How to enable or disable Turbo Boost on your Mac

“Apple has been bundling its Mac computers with Intel processors for a while now, which means the chip-maker’s Turbo Boost technology can be found in supported Mac models,” Zayed Rehman writes for Redmond Pie. “However, Apple gives you no real control over it, which essentially means you cannot turn it on or off at will. OS X does it all automatically.”

“If you think your Mac’s fan noise is loud and if it’s generally heating up without much reason, it could be because of Turbo Boost which is at play. In this case, you may want to manually disable it for some time to see if it helps cool it down. Disabling Turbo Boost can also help increase battery life by 25%,” Rehman writes. “So if you are on the road and want an extended period of battery time out of your MacBook, disabling Turbo Boost might help you get more work done while on the go.”

Rehman writes, “Before you begin to manually enable or disable Turbo Boost on your Mac, it is important to check if the machine in question supports Turbo Boost.”

How to enable or disable Turbo Boost on your Mac here.


  1. Mostly it’s not turbo boost that’s at fault for consuming too much energy – bad software is. Mac OS X does a fantastic job of handling energy, but it can’t do anything against bad software.

  2. Many Intel CPUs support a Turbo mode, but it isn’t switched on or off, the speed changes dynamically as the load changes and if you’re not doing anything CPU intensive, this software isn’t really necessary.

    Google Intel Power Gadget and download it. Run it while you’re going through your normal routine and you’ll see that your Mac’s clock speed is highly variable. My Mac has a 4980HQ Haswell that is nominally rated at 2.8 GHz with a maximum turbo speed of 4.0 GHz. I strongly doubt I’ll ever see 4.0 GHz since it can only do that when running on a single core. Usually the CPU runs well under the nominal 2.8 and hovers around 900 MHz while idling, roughly 1.7ish while streaming from Hulu or playing a locally stored HD file or about 2.8 while watching HD on Netflix. The only times I really see the clock speed go up is during game play, transcoding video, etc.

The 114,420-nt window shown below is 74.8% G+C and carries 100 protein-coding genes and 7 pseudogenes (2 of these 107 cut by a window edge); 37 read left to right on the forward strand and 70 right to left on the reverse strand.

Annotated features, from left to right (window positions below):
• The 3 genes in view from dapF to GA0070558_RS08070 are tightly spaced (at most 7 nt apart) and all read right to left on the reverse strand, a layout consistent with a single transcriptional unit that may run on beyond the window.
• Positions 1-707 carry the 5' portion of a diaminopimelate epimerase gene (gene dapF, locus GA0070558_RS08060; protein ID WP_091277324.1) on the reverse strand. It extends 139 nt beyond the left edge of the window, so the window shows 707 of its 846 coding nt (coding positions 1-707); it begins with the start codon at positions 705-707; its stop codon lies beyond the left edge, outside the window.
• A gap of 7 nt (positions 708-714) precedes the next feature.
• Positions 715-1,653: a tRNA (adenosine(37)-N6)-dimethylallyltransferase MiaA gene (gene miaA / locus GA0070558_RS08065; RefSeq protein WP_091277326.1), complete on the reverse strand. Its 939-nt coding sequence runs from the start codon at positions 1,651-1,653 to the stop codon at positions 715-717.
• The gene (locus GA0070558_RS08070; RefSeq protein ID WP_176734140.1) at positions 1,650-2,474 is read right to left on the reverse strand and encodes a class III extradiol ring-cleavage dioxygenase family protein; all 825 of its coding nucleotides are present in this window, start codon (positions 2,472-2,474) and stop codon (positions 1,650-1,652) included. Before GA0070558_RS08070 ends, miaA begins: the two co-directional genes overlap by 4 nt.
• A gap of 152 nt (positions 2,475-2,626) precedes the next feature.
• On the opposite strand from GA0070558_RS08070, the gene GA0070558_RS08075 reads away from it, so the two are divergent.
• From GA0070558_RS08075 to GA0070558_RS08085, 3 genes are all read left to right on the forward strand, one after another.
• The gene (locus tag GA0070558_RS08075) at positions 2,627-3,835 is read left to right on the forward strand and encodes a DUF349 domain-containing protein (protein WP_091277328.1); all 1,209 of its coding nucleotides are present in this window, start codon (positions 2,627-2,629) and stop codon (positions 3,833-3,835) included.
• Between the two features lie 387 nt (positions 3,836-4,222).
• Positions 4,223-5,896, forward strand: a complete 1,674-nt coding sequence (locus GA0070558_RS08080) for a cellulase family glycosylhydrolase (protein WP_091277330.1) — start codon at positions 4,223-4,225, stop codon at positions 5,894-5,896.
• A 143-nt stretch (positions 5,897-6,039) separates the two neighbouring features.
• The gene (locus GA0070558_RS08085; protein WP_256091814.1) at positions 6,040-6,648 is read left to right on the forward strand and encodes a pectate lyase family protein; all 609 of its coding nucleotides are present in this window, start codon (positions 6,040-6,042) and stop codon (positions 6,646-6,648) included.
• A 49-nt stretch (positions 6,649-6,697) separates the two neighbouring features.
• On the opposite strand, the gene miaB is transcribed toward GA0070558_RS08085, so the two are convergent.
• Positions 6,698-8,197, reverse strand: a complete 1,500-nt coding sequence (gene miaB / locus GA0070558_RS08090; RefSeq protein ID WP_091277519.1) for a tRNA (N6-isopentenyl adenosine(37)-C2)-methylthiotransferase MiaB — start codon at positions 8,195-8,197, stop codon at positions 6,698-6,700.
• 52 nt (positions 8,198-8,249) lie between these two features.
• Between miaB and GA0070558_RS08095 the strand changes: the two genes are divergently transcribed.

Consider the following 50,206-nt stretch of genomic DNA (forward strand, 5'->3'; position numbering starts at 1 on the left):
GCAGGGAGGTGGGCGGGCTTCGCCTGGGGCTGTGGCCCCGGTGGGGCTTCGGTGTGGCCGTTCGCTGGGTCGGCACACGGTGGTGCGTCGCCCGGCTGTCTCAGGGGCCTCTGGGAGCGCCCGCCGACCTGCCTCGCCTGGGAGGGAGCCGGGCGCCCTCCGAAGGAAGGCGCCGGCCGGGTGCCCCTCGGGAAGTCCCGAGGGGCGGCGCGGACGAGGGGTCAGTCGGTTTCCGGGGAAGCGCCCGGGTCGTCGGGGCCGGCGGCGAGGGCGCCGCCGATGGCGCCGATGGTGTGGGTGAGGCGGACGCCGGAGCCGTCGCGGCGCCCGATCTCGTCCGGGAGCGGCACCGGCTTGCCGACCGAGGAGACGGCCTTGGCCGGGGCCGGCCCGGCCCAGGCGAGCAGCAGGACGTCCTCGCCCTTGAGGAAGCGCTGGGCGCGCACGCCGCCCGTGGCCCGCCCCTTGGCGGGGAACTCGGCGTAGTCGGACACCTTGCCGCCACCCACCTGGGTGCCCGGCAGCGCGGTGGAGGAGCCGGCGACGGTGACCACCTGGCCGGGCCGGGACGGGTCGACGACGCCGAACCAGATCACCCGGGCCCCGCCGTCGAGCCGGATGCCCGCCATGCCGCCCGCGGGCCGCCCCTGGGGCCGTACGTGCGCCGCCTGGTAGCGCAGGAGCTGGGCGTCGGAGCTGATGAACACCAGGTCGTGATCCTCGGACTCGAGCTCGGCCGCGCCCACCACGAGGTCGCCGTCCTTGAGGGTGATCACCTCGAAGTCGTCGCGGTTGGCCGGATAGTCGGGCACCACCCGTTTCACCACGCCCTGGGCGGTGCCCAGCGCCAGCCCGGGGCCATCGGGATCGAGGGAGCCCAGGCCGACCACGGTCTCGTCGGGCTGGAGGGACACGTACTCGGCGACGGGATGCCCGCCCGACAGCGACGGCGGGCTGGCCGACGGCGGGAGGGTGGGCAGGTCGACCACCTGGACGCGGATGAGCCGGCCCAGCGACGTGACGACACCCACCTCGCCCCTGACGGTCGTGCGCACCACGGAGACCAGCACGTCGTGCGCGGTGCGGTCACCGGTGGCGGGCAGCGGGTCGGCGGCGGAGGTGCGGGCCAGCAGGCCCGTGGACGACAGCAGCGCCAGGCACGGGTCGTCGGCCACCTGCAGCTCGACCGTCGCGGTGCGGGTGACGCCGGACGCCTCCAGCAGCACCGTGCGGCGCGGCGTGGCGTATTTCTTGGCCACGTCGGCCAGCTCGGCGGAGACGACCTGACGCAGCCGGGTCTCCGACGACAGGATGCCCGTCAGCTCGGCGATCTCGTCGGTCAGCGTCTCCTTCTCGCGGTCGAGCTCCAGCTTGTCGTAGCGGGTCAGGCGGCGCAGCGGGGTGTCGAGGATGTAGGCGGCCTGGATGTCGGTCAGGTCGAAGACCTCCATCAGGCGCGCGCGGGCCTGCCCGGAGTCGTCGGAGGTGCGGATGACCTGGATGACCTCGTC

Turbo Boost Switcher can be useful at times, but Intel Power Gadget is very visual and has a nice logging feature that’ll give you a nice record of how you’re treating your CPU and what activities and software draw the most power.

    The more tools, the merrier!

  3. It does not seem like this app is useful, it seems to be solving a problem that does not exist. Turbo Boost control is very good now, its used to allow single threaded operations to run on one CPU at higher speed while the other CPUs are idle. Turbo Boost actually lowers the clock speed when all CPU cores are engaged and heavily loaded. This si to keep the CPUs within Intel’s thermal design window and still give excellent performance. Turning Turbo Boost off simply means the system runs slower or that more cores will have to get engaged to process the same job. The fans are suppose to come on to maintain safe operating temperatures, if the temps get too high then the CPU speeds are automatically brought down to more tolerable levels. If you’re worried about fan speeds or hot CPUs then don’t run Photoshop or any other high demand application.

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